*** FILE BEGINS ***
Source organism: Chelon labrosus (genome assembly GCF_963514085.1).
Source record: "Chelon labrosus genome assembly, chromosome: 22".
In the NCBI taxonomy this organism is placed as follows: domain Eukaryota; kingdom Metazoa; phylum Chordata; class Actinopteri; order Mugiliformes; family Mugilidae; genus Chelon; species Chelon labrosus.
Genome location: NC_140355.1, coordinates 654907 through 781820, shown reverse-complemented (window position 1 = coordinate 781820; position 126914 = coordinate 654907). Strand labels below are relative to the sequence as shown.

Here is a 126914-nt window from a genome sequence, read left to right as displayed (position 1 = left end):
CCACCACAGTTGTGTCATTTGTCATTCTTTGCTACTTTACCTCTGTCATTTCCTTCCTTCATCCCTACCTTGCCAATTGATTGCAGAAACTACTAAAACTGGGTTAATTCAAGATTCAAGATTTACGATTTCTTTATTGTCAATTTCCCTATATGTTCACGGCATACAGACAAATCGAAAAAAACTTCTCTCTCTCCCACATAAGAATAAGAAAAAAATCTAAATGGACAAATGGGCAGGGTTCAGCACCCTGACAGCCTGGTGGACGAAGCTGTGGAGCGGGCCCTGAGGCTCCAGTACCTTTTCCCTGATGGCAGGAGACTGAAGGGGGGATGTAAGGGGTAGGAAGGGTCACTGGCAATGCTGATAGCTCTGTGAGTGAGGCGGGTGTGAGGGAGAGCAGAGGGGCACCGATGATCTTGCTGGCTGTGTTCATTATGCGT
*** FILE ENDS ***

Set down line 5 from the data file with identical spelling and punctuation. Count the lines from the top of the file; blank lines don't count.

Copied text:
Here is a 126914-nt window from a genome sequence, read left to right as displayed (position 1 = left end):